New 'WSJ' Editorial Review Committee Looks Like A 98-Pound Weakling

By: Mark Fitzgerald Am I missing something? That's the reaction I had as I pored over the dense, lawyerly text of the Dow Jones editorial agreement with News Corp. that is supposed to protect the integrity and independence of the newsrooms and opinion pages of The Wall Street Journal and its siblings from Rupert Murdoch's real or imagined design to bend the flagship to his business or political interests.

I was struck by what I didn't see in the agreement.

There's a reference right up front to the Special Committee's powers to "enforce" the agreement, yet the more I read, the more it appears that the enforcement amounts to the power to write a report and publish it in the Journal.

Maybe I missed it, but I didn't see any mechanism that would permit a lowly reporter to approach this august committee with a complaint -- let alone any guarantee that the journalist would not suffer any reprisals for being a whistle blower.

Now, the Journal has an editorial union, and maybe the bargaining agreement's disciplinary system is considered protection enough. But how about those many journalists with management-sounding titles who are inevitably cherry-picked out of every labor contract? Where's their shield?

Turns out I'm not the only one who considers the agreement a rather thin reed to carry the weight of a century-old institution.

"It seems like a pretty flimsy structure to me," Rick Edmonds, The Poynter Institute's media business analyst, told me Wednesday.

Edmonds noticed two things about the document right away. First, it would be kicked back to the writer by any newspaper copy editor in the land. But more important, it never really gets around to making any kind of mission statement.

Indeed, in true corporate counsel fashion, it is far more concerned with such details as the notice the committee must give a member it wants to remove involuntarily. (It's partly covered in section 1.2(f)(ii): "(T)he Member shall have been given at least ninety (90) days after the delivery of such notice to the Member to discontinue, and during such time shall have not discontinued, the acts or failures to act specified in the notice.")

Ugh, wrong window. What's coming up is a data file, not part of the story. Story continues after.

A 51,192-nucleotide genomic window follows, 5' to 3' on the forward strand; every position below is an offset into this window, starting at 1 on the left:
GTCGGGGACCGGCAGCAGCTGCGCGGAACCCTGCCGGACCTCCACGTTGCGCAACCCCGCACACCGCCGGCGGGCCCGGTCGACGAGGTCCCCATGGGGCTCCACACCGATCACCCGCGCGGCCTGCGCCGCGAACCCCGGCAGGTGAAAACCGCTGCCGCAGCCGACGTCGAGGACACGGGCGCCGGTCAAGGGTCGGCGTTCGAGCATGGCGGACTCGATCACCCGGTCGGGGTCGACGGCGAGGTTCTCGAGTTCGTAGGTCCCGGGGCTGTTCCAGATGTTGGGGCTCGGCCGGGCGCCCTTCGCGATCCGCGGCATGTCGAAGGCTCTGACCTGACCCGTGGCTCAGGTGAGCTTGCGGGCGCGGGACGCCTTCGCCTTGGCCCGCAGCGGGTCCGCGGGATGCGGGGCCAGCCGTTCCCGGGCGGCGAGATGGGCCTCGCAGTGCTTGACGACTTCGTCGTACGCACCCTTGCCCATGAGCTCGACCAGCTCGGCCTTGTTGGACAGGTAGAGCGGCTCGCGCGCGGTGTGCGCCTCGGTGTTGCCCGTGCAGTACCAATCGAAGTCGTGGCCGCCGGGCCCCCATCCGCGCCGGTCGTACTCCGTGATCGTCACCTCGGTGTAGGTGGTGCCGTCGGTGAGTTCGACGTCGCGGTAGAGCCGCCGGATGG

As for the powers of the committee, well, Edmonds says he's as mystified as I am: "It sort of starts talking about a couple of, quote, 'powers,' but it really doesn't put that in a real context."

And while it refers at one point to the committee's binding decisions in matters brought up by the managing editor, who is the Journal's top newsroom editor, or the editorial page editor, Edmonds points out that it flunks the real-world test.

"I have sort of a hard time envisioning this arrangement functioning," he said. Any top editor with issues with News Corp. serious enough to warrant that kind of decision would be unlikely to want to remain a News Corp. employee, he suggests. Edmonds writes about the agreement -- and makes predictions about Murdoch ownership -- in his Poynter blog today.

The five people reportedly named to the initial committee -- Lou Boccardi, former head of the Associated Press and a director of the Gannett Co.; columnist Thomas Bray; former Republican House member Jennifer Dunn; former Tribune Co. president Jack Fuller; and Nicholas Negroponte, founder of MIT's Media Lab -- are so clearly among the best in the business and beyond reproach that, Edmonds says, they must know something we don't.

Still, it's astonishing that weeks of agonizing among the Bancrofts and the Dow Jones board, and negotiations with News Corp., could muster so little power in a document so big.

By my Microsoft Word count, the agreement runs 6,958 words. And yet, Yahweh, according to the King James version, needed just 383 words for the Ten Commandments.

But then, I suppose, Yahweh was trying to guide Moses and humanity away from Lucifer and mankind's fallen nature.

Dow Jones was dealing with Rupert Murdoch.


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